That would be an interesting point of research. Which manuscripts from the library at Cambridge were studied by Newton, during those several years he lived alone in that cottage? Which manuscripts did the more gregarious Leibniz encounter in museums of London, Amsterdam and the many other cities he visited? Hmm. Wow. There's a new thought, for the new year! Leibniz or Newton as plagiarists of Archimedes? I guess that prospect could induce sadness. Having waited infinitely long for the FASM Brno intellectual gathering of the giants' (and one pygmy)...., I can identify with that sentiment.
Wink
Post 02 Jan 2008, 11:51
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vid
Verbosity in development


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vid
sad because some asshole used such scroll to write his ramble there... how many such scrolls did we lost this way?
Post 02 Jan 2008, 13:01
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pelaillo
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pelaillo
Sorry Tom, Archimedes were living in Syracuse (Sicily) and never wanted to leave his birthplace even during the war (invasion is more appropriate). Then he was killed by a roman soldier, totally unaware of the magnicide he was committing.
Post 02 Jan 2008, 13:12
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pelaillo
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pelaillo
Quote:

sad because some asshole used such scroll to write his ramble there... how many such scrolls did we lost this way?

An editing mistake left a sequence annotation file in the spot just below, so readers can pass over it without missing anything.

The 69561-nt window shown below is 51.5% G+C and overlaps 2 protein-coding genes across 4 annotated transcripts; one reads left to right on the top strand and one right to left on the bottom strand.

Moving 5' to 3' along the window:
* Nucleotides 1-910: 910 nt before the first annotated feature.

Or perhaps this man saved the text for future generations because otherwise it could have been burned during the obscurantism as happened with almost all greek books (besides Aristoteles' ones) that were surviving until then.
Post 02 Jan 2008, 13:28
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vid
Verbosity in development


Joined: 05 Sep 2003
Posts: 7105
Location: Slovakia
vid
Quote:
Or perhaps this man saved the text for future generations because otherwise it could have been burned during the obscurantism as happened with almost all greek books (besides Aristoteles' ones) that were surviving until then.

that's even more sad story.

but you're right, it's funny that by degrading this document, he maybe saved it...
Post 02 Jan 2008, 13:56
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tom tobias



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tom tobias
pelaillo wrote:
...Archimedes were living in Syracuse (Sicily)...
Yes, of course you are absolutely correct, however, while he may have WANTED to not leave Syracuse, he did do so. He lived for several years in Alexandria, gaining his formative education there. I do not know how long he remained in Alexandria, nor do I know when he returned to Sicily. I am guessing that he was there for a decade, age 15-25. That is mere conjecture on my part, unsupported by any reference.
Post 02 Jan 2008, 20:02